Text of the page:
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Pahrump Mirror
Pahrump, Nevada
June 26, 1997     Pahrump Mirror
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June 26, 1997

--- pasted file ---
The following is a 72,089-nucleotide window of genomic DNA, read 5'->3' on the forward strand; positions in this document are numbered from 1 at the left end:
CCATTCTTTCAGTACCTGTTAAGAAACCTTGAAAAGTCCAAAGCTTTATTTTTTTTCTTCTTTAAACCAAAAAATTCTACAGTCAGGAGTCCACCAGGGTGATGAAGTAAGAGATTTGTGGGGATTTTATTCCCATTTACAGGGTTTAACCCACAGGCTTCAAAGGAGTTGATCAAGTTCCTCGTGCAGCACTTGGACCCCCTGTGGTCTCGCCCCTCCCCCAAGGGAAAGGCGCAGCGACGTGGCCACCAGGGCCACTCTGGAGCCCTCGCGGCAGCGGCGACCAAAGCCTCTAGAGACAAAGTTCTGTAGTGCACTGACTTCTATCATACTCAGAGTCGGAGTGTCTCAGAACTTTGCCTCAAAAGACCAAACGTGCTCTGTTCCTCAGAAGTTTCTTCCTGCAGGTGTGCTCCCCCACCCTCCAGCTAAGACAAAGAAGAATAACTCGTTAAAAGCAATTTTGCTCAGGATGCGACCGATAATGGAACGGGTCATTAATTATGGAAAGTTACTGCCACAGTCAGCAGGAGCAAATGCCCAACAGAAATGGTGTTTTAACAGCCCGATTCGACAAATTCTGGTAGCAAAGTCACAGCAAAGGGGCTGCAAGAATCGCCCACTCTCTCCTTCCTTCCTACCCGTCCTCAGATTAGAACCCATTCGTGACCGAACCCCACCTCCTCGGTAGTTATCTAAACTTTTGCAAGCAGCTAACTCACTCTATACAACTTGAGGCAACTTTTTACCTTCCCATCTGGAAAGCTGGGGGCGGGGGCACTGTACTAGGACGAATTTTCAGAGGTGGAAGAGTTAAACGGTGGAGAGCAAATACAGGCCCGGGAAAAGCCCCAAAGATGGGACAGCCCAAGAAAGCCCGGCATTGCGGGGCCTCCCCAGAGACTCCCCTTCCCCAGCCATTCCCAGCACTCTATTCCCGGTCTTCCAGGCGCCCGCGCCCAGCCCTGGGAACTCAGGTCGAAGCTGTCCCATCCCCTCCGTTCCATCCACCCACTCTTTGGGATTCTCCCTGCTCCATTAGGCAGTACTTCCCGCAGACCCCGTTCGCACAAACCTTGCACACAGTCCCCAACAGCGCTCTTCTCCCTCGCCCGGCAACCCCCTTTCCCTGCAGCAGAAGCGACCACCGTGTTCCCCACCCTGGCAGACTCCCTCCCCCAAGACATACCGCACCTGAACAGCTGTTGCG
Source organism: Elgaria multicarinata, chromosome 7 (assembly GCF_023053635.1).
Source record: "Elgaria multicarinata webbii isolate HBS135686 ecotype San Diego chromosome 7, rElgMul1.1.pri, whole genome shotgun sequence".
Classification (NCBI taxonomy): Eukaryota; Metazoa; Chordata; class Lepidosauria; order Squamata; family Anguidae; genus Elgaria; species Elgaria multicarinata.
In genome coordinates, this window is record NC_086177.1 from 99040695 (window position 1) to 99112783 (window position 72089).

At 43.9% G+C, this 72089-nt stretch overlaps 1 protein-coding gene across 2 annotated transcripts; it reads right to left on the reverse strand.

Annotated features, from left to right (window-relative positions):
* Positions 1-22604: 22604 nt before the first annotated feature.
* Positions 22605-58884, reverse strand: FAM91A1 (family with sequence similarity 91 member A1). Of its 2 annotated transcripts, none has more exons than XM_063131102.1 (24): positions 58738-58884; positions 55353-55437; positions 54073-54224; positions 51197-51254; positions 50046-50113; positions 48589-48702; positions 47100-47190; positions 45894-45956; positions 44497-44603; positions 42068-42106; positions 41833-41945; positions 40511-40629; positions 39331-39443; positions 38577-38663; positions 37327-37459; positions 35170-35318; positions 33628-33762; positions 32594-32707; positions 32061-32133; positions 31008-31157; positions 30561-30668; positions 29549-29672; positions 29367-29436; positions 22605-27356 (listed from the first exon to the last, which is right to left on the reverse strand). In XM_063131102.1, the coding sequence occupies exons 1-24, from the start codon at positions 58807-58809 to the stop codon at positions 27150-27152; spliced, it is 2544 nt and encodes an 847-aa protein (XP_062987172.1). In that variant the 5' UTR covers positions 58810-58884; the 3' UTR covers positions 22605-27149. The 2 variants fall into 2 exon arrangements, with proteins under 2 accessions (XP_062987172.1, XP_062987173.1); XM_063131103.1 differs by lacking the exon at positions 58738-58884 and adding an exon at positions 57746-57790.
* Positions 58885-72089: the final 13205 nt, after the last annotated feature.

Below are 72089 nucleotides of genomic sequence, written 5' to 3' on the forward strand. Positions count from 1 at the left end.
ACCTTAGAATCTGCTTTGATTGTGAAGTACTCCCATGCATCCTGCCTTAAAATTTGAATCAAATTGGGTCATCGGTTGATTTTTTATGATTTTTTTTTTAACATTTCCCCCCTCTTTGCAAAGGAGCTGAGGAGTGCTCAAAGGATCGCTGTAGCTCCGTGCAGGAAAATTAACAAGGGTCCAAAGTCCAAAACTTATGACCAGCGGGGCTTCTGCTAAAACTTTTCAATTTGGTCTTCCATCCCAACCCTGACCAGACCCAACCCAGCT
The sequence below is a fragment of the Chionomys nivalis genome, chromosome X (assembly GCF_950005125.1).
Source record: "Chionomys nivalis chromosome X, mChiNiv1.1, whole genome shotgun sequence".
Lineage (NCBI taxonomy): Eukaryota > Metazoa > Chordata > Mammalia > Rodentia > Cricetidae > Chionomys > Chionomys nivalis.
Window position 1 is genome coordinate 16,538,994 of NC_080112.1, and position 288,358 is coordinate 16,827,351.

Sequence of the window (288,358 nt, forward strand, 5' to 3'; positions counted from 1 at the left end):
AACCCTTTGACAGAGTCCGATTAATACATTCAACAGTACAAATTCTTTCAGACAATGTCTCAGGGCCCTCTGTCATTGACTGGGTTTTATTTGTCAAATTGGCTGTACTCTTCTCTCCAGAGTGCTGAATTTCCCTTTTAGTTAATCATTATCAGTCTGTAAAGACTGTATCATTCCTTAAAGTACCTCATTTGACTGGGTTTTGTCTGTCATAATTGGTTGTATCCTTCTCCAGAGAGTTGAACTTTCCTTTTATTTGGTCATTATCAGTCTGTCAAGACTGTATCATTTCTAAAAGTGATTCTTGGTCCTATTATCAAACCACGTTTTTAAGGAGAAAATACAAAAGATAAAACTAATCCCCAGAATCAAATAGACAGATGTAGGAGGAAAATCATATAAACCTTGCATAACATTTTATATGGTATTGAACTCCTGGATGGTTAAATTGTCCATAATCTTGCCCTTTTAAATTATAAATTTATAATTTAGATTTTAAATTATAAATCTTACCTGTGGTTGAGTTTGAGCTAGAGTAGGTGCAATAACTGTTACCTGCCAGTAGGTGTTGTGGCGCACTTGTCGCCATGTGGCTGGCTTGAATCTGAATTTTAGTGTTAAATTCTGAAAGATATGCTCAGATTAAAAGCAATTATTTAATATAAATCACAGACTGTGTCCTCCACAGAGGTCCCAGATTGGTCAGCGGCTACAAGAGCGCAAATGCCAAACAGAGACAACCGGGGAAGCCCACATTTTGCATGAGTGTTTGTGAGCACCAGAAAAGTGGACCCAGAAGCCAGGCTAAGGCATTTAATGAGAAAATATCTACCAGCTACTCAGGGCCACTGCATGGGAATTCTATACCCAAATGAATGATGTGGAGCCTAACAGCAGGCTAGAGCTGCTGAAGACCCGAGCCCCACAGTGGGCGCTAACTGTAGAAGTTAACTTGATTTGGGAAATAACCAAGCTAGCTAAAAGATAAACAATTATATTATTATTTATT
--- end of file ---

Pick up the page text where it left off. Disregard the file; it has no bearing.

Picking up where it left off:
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t Melons love our desert heat Continued from previous page the sound is too muffled. I don't distinguish the sound very well and rely on looking at the spot where the melon ripens on the ground, The spot turns from white, to creamy yellow toward orange when ripe. A good garden test for melons is to watch the small pig-tail like tendril where the stem of the melon comes out of the vine. When this dries out and turns brown, the melon is ripe. The downside of this delightful family is that pests as well as people find them attractive. They are also vulner- able to a number of diseases although fewer in the desert than in most other areas. Aphid attacked my curcurbits last year, squash and melons. All of my gardening infor- mation says a good strong spray from the hose will remove these critters. Mine must be especially tenacious. I can destroy the leaf with the "strong spray," and the aphid are still clinging to the shreds. I haven't had any better luck with insecticidal soap. My aphid think it's a treat. Worse than aphid was the attack by an army of squash bugs. They lay red eggs on the underside o(the leaves and multiply at aft alarng ra. I had never met squash bugs before and would have been pleased to leave it that way. I, dutifully scraped them off, day after day. They continued to mul- tiply. In desperation, I resorted to the tough stuff, Pyrethrum. A friend, a gardening guru, says he finally used Malathion to win the bug war. A strong, virous plant is the best bug protection, but if the bug army attacks be sure to read and follow produc t directions. Malathion and some other products require a minimum time between application and eatint trult or vegetable. The joy of raising curcurbits far outweighs the pest/disease problem. They are easy to grow. They are beautiful. And, most re- APPOINTMENTS WEEKLY warding of all, the taste is something you could never purchase in a grocery store. I j ust cut open a store bought watermelon. The flesh is listless pink and the taste is flat. It can't compare with the rich, red, sugar flavored fruit from my homegrown sugar babies. It makes me eager to harvest this year's crop of melons. A real delight in my gar- den was the Minnesota Midget Cantaloupe. The smallrnens produce a rich perfume d beautiful fruit. I trained them up a wire fence where they grew hap- €...oily and stayed clean. I f ifted a friend with some. I DOMESTICGRICULTURF I aim rtOTORY. ' ii I .vtPsmz, srwc I [] INSTALLATION  ill' I €OMPmmTMS I m INST.J WITH 5 YEAR lll[ i w__ AVA_L_J m /lad>tO OISPATCJED Ill 7 days a week roice ill 1220 E. Manse Ill E. ol PV BIvd Ill She said she thought the melon gave a false promise. "The aroma was so rich, but the fruit was bland by comparison." I enjoyed them and am planting more. Other favorite cantaloupes I' ve grown here are Burpee's Ambrosia Hybrid and Hale's Best. I prefer the smaller watermelons. Sugar Baby is a favorite. Tiger Baby is hardy but not as sweet. Crimson Sweet is larger and tasty. I've never grown Charleston Gray, but it' s a favorite of many gardeners. Part of the fun is reading the catalogs and seed labels, deciding which ones appeal to you and giving them a try. Most homegrown curcurbits are wonderful and some are superb. Our growing season is so long, we can choose from a broad range of melons, squash, pumpkins and gourds. However, they still have to be harvested before the first frost which varies depending on where you live in the valley. From planting until frost, Curcurbitaceae will grow happily in our desert sun. Plant some. SUGAR BABY-Sweet fruit from author's Pahrump garden. Illl I I Jan McDonald, M.D. Dermatology Clinic of Nevada, Ltd. Harvard Medical School & Mayo Clinic Trained at Pahrump Medical Center 1501 E. Calvada Call: 727-6060 Summit Family Health Care 1151 S. 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